If the doctrines of the Godhead in the early church were close to trinitarian doctrine, the teachings of man seemed quite close to Methodist Arminianism, which saw humanity as creatures of God but capable of sanctification. Alma’s commandments to Corianton (Al. 39-42) defined man as a creation of God who became “carnal, sensual, and devilish by nature” after the Fall (Al. 42:10). Man was in the hand of justice, and mercy from God was impossible without the atonement of Christ. King Benjamin’s discussion of creation, Adam’s fall, and the Atonement (Mos. 2-4) viewed man and all creation as creatures of God (Mos. 2:23-26; 4:9, 19, 21). Warren Cowdery’s letter in the Messenger and Advocate argued that although “man is the more noble and intelligent part of this lower creation, to whom the other grades in the scale of being are subject, yet, the man is dependent on the great first cause and is constantly upheld by him, therefore justly amenable to him.”6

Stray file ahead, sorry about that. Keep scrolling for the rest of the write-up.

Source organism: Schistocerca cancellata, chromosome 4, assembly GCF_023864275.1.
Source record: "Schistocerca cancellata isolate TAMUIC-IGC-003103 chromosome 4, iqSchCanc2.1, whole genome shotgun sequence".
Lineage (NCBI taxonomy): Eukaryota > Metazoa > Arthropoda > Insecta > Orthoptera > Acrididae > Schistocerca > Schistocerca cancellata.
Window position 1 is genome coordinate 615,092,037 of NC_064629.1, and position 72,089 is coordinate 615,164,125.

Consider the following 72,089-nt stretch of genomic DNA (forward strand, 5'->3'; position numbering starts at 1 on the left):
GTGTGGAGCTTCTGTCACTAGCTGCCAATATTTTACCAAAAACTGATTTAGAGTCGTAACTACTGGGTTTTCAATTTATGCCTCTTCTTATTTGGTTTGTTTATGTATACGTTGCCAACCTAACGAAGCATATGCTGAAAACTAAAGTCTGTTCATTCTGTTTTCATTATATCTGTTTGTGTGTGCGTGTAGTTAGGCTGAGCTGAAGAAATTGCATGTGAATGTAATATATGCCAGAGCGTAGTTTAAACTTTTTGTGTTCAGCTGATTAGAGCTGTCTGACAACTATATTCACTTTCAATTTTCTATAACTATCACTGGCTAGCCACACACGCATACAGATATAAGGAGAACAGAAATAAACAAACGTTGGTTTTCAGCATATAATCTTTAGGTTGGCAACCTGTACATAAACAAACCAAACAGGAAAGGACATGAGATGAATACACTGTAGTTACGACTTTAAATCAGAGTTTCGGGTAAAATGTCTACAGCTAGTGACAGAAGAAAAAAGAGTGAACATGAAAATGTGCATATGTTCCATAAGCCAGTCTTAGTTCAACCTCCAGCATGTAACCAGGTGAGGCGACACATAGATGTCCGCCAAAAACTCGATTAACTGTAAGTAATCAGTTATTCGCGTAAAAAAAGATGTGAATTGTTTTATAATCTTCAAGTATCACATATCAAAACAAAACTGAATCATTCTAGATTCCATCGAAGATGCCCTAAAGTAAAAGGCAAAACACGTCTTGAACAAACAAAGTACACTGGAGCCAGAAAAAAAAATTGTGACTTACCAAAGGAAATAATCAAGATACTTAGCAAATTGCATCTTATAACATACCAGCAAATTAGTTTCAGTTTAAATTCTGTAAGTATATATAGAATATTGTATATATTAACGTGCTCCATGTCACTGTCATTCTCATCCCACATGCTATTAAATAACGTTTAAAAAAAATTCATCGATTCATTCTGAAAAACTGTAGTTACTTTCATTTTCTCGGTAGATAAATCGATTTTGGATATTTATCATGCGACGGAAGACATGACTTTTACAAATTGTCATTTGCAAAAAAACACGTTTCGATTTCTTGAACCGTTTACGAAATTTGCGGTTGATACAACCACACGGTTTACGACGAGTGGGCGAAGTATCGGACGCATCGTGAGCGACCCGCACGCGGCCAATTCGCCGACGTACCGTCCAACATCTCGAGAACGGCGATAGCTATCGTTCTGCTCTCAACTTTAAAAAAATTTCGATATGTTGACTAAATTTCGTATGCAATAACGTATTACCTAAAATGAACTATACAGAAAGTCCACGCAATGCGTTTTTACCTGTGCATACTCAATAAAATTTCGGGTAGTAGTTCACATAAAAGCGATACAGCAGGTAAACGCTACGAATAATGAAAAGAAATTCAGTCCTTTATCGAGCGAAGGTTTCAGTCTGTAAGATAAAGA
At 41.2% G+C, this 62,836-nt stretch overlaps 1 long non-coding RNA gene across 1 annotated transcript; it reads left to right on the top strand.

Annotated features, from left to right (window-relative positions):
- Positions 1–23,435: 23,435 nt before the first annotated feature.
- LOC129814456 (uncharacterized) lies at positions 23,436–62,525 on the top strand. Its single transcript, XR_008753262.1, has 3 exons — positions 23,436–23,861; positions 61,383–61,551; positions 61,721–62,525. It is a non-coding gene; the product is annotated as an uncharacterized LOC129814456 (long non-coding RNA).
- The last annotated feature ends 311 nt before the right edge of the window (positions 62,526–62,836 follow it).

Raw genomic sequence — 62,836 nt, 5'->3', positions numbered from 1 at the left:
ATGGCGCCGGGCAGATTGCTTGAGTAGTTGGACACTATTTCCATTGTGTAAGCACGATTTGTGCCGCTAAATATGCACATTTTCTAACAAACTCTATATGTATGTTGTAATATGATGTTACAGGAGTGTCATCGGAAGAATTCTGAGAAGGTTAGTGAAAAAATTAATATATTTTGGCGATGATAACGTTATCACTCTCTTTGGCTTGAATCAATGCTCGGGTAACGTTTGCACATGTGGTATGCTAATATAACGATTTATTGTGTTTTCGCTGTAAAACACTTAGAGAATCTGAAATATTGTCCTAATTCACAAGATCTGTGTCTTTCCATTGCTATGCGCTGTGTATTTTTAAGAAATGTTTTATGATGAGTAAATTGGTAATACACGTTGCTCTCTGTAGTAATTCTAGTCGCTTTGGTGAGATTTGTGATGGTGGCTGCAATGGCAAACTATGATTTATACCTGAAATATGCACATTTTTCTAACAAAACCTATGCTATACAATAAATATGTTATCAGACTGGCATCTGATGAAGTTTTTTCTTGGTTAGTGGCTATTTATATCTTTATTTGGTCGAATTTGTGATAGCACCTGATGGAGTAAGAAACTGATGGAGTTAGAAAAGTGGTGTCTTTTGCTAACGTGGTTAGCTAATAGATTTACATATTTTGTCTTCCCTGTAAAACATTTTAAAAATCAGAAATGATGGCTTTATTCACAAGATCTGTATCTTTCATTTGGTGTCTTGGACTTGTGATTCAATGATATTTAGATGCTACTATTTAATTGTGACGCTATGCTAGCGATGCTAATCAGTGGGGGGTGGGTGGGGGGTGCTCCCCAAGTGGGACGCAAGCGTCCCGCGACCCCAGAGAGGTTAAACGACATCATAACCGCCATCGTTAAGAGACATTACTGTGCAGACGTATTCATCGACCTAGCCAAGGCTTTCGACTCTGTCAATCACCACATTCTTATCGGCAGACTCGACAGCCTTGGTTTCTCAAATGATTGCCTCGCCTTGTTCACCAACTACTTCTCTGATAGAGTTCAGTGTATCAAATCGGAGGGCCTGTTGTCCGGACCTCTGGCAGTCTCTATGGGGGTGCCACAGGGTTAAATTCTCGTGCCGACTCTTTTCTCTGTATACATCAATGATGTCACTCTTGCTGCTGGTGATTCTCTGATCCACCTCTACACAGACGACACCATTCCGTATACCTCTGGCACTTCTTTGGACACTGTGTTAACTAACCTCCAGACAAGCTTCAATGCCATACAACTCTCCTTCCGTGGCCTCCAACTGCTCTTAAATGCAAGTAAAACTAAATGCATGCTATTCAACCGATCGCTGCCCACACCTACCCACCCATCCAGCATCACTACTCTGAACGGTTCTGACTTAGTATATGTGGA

The Book of Mormon included a form of the doctrine of original sin, in which everyone is sinful simply because of his or her humanity. Although sinfulness inhered in humankind from the fall of Adam according to early works, it applied to individual men and women only from the age of accountability and ability to repent, not from birth. Very young children were free from this sin, but every [p.56]accountable person merited punishment. Lehi’s discussion of the necessity of opposition in all things (2 Ne. 2: 7-13) made such sinfulness a necessary part of God’s plan, since the law, the Atonement, and righteousness—indeed the fulfillment of the purposes of creation—were contingent upon humanity’s sinfulness. An article in the Evening and Morning Star attributed this “seed of corruption” to the “depravity of nature” which “can never be entirely effaced”: “Because we were born in sin, the Gospel concludes that we ought to apply all our attentive endeavors to eradicate the seeds of corruption. And, because the image of the Creator is partly erased from our hearts, the Gospel concludes that we ought to give ourselves wholly to the retracing of it, and so to answer the excellence of our extraction.”7